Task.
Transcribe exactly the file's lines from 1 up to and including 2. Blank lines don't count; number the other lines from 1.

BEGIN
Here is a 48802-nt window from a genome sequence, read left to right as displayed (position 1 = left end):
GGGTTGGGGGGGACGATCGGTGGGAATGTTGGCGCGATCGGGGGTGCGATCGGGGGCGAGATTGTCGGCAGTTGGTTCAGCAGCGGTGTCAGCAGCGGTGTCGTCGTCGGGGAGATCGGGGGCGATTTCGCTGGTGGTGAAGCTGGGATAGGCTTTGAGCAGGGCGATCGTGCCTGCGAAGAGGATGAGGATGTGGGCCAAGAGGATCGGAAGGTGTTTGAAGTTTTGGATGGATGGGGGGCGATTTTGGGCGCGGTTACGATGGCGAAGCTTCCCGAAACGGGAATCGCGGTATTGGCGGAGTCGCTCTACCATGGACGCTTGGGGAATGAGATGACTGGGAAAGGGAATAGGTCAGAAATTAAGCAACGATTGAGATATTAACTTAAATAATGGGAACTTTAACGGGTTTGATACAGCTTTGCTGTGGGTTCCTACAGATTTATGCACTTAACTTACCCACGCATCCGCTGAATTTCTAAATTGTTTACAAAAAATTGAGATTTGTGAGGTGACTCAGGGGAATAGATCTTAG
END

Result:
Here is a 48802-nt window from a genome sequence, read left to right as displayed (position 1 = left end):
GGGTTGGGGGGGACGATCGGTGGGAATGTTGGCGCGATCGGGGGTGCGATCGGGGGCGAGATTGTCGGCAGTTGGTTCAGCAGCGGTGTCAGCAGCGGTGTCGTCGTCGGGGAGATCGGGGGCGATTTCGCTGGTGGTGAAGCTGGGATAGGCTTTGAGCAGGGCGATCGTGCCTGCGAAGAGGATGAGGATGTGGGCCAAGAGGATCGGAAGGTGTTTGAAGTTTTGGATGGATGGGGGGCGATTTTGGGCGCGGTTACGATGGCGAAGCTTCCCGAAACGGGAATCGCGGTATTGGCGGAGTCGCTCTACCATGGACGCTTGGGGAATGAGATGACTGGGAAAGGGAATAGGTCAGAAATTAAGCAACGATTGAGATATTAACTTAAATAATGGGAACTTTAACGGGTTTGATACAGCTTTGCTGTGGGTTCCTACAGATTTATGCACTTAACTTACCCACGCATCCGCTGAATTTCTAAATTGTTTACAAAAAATTGAGATTTGTGAGGTGACTCAGGGGAATAGATCTTAG